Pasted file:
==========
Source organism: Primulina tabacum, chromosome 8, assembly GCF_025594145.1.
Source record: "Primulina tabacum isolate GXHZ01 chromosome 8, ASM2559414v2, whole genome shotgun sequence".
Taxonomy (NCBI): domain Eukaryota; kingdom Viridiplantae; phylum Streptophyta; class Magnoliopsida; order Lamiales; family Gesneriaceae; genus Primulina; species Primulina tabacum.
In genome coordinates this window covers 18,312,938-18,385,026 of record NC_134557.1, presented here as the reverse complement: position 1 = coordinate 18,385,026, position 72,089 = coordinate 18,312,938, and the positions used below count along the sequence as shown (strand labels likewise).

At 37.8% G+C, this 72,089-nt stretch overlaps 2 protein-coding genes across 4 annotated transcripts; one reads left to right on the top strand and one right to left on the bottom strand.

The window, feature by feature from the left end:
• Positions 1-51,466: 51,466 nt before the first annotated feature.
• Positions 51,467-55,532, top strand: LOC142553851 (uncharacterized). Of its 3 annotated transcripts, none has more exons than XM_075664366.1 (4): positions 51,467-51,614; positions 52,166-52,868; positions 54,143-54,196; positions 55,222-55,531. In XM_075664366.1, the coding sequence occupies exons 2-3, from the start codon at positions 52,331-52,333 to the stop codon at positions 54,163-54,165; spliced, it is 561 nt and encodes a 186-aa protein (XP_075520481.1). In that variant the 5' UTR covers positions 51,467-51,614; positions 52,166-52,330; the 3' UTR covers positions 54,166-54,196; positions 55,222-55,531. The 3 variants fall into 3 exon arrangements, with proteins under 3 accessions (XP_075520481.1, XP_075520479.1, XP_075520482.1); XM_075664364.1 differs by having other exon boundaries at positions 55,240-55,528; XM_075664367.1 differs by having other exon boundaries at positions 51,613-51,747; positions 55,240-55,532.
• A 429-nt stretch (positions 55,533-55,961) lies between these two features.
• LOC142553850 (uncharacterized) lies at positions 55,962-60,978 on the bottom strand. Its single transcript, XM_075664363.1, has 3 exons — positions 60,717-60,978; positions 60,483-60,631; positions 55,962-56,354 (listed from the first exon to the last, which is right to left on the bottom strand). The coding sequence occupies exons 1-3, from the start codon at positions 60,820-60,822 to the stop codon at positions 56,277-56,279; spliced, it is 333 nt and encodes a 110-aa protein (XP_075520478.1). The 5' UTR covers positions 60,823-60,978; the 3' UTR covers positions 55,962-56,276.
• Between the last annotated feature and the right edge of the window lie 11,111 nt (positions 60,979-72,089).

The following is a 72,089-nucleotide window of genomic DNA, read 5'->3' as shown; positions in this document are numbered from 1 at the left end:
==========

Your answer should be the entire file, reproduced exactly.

Source organism: Primulina tabacum, chromosome 8, assembly GCF_025594145.1.
Source record: "Primulina tabacum isolate GXHZ01 chromosome 8, ASM2559414v2, whole genome shotgun sequence".
Taxonomy (NCBI): domain Eukaryota; kingdom Viridiplantae; phylum Streptophyta; class Magnoliopsida; order Lamiales; family Gesneriaceae; genus Primulina; species Primulina tabacum.
In genome coordinates this window covers 18,312,938-18,385,026 of record NC_134557.1, presented here as the reverse complement: position 1 = coordinate 18,385,026, position 72,089 = coordinate 18,312,938, and the positions used below count along the sequence as shown (strand labels likewise).

At 37.8% G+C, this 72,089-nt stretch overlaps 2 protein-coding genes across 4 annotated transcripts; one reads left to right on the top strand and one right to left on the bottom strand.

The window, feature by feature from the left end:
• Positions 1-51,466: 51,466 nt before the first annotated feature.
• Positions 51,467-55,532, top strand: LOC142553851 (uncharacterized). Of its 3 annotated transcripts, none has more exons than XM_075664366.1 (4): positions 51,467-51,614; positions 52,166-52,868; positions 54,143-54,196; positions 55,222-55,531. In XM_075664366.1, the coding sequence occupies exons 2-3, from the start codon at positions 52,331-52,333 to the stop codon at positions 54,163-54,165; spliced, it is 561 nt and encodes a 186-aa protein (XP_075520481.1). In that variant the 5' UTR covers positions 51,467-51,614; positions 52,166-52,330; the 3' UTR covers positions 54,166-54,196; positions 55,222-55,531. The 3 variants fall into 3 exon arrangements, with proteins under 3 accessions (XP_075520481.1, XP_075520479.1, XP_075520482.1); XM_075664364.1 differs by having other exon boundaries at positions 55,240-55,528; XM_075664367.1 differs by having other exon boundaries at positions 51,613-51,747; positions 55,240-55,532.
• A 429-nt stretch (positions 55,533-55,961) lies between these two features.
• LOC142553850 (uncharacterized) lies at positions 55,962-60,978 on the bottom strand. Its single transcript, XM_075664363.1, has 3 exons — positions 60,717-60,978; positions 60,483-60,631; positions 55,962-56,354 (listed from the first exon to the last, which is right to left on the bottom strand). The coding sequence occupies exons 1-3, from the start codon at positions 60,820-60,822 to the stop codon at positions 56,277-56,279; spliced, it is 333 nt and encodes a 110-aa protein (XP_075520478.1). The 5' UTR covers positions 60,823-60,978; the 3' UTR covers positions 55,962-56,276.
• Between the last annotated feature and the right edge of the window lie 11,111 nt (positions 60,979-72,089).

The following is a 72,089-nucleotide window of genomic DNA, read 5'->3' as shown; positions in this document are numbered from 1 at the left end: